Fact and Fiction

The myth: Epilepsy is a form of spiritual possession.

The truth: Although most people have long recognized that epilepsy is not a form of possession, some cultures still believe this. Epilepsy organizations are working hard to educate all people that epilepsy is a medical condition, a disorder of the brain that causes sufferers to have recurrent seizures.

The myth: You are born with epilepsy. The cause is genetic.

The truth: Anyone can develop epilepsy at any time. Some people are born with it, whereas others have their very first seizure in middle age. While genetics can play a factor, there are other more common causes of epilepsy, such as head trauma, brain tumour or lesion and stroke. In most cases—about 65 to 70 percent—the cause of epilepsy is not known.


The myth: Epilepsy affects intelligence.

The truth: People with epilepsy on average have the same level of intelligence as those without epilepsy. Learning can be made more difficult if seizures are frequent, or if medication has very pronounced side effects, such as causing drowsiness and excessive fatigue. However, epilepsy typically does not cause lower intelligence. In fact, some very talented and brilliant people have epilepsy, including some pretty influential historical figures such as Sir Isaac Newton, Vincent Van Gogh, Ludwig van Beethoven, Agatha Christie and Napoleon.

The myth: People with epilepsy can’t work, excel at school, have children or lead normal lives.

The truth: You’ve probably guessed by now that having epilepsy doesn’t preclude someone from doing well at school, excelling in the workplace, having a family and leading a busy life. Epilepsy is a medical condition that can be managed and therefore people with epilepsy can often lead normal lives.

The myth: There are only two types of seizure—grand mal and petit mal.

The truth: In fact, there are more than 40 different types of seizures, grand and petit mal are old fashioned terms. Seizures can take many forms including a blank stare, involuntary movement, altered consciousness, a change in sensation or a convulsion. They can be split into 2 groups: Focal where one are of the brain is effected, Generalised where the whole brain is effected.

The myth: During a seizure, you can swallow your tongue.

The truth: it is impossible for someone to swallow their tongue during a seizure and therefore nothing should ever go into a person's mouth during a seizure.

The myth: Seizures are always medical emergencies and you should call 999.

The truth: Actually, seizures are most often not medical emergencies and an ambulance is not always required. You should call 999, however, if: a seizure lasts five minutes or longer or repeats one after another without the person regaining consciousness in-between; it is someone's first seizure; the person is injured during the seizure (through a fall, for example); the seizure happens in water; or the person is pregnant or has diabetes.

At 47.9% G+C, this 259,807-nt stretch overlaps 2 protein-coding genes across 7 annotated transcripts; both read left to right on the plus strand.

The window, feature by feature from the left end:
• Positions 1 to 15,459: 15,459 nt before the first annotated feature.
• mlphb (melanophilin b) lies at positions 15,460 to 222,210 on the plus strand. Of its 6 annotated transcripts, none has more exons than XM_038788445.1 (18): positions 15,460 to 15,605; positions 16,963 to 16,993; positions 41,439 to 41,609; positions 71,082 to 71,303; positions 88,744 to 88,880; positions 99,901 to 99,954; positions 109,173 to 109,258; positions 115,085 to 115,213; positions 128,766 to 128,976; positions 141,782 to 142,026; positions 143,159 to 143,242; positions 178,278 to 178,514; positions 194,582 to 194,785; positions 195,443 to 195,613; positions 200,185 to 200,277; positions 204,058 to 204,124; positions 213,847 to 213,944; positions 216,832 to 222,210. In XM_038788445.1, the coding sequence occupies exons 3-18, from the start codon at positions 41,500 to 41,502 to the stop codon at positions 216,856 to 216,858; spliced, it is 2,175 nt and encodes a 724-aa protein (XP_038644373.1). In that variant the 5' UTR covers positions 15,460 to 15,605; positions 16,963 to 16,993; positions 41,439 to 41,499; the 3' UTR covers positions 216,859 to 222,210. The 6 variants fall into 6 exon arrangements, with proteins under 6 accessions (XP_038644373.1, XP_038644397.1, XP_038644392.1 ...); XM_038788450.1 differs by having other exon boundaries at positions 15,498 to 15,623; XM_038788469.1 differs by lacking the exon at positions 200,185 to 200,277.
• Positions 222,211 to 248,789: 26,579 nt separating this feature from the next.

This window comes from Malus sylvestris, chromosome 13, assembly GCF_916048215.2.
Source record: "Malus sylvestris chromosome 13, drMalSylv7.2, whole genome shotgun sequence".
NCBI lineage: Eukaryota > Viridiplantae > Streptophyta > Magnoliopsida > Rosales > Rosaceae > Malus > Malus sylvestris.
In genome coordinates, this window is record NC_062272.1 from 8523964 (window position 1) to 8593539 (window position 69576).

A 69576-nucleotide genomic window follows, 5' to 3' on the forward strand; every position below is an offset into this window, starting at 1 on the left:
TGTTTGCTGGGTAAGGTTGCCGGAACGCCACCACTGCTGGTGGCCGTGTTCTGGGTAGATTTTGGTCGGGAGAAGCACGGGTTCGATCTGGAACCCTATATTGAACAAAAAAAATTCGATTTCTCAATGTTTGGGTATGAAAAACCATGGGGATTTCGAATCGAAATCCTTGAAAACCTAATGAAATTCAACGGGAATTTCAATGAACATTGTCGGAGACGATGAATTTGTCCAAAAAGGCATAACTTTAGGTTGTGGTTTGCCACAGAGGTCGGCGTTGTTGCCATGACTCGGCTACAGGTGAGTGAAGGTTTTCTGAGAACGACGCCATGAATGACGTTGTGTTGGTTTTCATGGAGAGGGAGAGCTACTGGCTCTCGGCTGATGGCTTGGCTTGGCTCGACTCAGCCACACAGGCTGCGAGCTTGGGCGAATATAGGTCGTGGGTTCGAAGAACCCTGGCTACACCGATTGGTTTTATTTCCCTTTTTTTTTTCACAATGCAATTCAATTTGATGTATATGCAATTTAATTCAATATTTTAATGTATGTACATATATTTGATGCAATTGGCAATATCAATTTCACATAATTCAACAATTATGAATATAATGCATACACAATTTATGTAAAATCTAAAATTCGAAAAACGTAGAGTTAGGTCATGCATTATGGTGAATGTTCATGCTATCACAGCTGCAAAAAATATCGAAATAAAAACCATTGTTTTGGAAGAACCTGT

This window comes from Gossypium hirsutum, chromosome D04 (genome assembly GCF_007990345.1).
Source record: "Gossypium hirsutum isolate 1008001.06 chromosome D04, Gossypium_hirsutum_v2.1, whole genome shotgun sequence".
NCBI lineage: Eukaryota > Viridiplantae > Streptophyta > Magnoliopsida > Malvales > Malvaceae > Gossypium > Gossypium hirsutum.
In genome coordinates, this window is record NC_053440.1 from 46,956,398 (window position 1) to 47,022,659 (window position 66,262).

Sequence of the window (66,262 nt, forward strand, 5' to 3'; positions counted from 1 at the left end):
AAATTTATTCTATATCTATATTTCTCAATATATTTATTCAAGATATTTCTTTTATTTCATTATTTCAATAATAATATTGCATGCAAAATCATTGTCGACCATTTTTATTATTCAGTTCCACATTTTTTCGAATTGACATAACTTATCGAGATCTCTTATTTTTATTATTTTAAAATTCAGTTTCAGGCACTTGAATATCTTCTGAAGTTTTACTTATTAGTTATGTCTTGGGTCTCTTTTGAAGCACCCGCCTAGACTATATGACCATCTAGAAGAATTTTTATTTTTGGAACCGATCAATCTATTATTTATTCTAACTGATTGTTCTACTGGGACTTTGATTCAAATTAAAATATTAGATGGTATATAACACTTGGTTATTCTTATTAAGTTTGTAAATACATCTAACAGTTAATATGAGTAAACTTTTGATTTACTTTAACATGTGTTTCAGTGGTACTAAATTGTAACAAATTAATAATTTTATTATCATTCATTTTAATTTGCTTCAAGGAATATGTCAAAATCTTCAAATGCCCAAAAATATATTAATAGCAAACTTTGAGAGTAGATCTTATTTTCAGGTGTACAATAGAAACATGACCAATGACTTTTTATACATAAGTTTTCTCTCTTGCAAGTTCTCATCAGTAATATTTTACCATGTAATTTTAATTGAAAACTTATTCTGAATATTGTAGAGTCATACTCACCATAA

First Aid for Seizures (from Epilepsy Action website)

Tonic-Clonic seizures

The person goes stiff, loses consciousness and then falls to the ground. This is followed by jerking movements. A blue tinge around the mouth is likely. This is due to irregular breathing. Loss of bladder and/or bowel control may happen. After a minute or two the jerking movements should stop and consciousness may slowly return.

Do...
  • Protect the person from injury - (remove harmful objects from nearby)
  • Cushion their head
  • Look for an epilepsy identity card or identity jewellery
  • Aid breathing by gently placing them in the recovery position once the seizure has finished (see pictures)
  • Stay with the person until recovery is complete
  • Be calmly reassuring
The recovery position
Don't...
  • Restrain the person’s movements
  • Put anything in the person’s mouth
  • Try to move them unless they are in danger
  • Give them anything to eat or drink until they are fully recovered
  • Attempt to bring them round
Call for an ambulance if...
  • You know it is the person’s first seizure, or
  • The seizure continues for more than five minutes, or
  • One tonic-clonic seizure follows another without the person regaining consciousness between seizures, or
  • The person is injured during the seizure, or
  • You believe the person needs urgent medical attention
Focal (partial) seizures

Sometimes the person is not aware of their surroundings or what they are doing. They may pluck at their clothes, smack their lips, swallow repeatedly, and wander around.
Do...
  • Guide the person from danger
  • Stay with the person until recovery is complete
  • Be calmly reassuring
  • Explain anything that they may have missed
Don't...
  • Restrain the person
  • Act in a way that could frighten them, such as making abrupt movements or shouting at them
  • Assume the person is aware of what is happening, or what has happened
  • Give the person anything to eat or drink until they are fully recovered
  • Attempt to bring them round
Call for an ambulance if...
  • You know it is the person's first seizure
  • The seizure continues for more than five minutes
  • The person is injured during the seizure
  • You believe the person needs urgent medical attention



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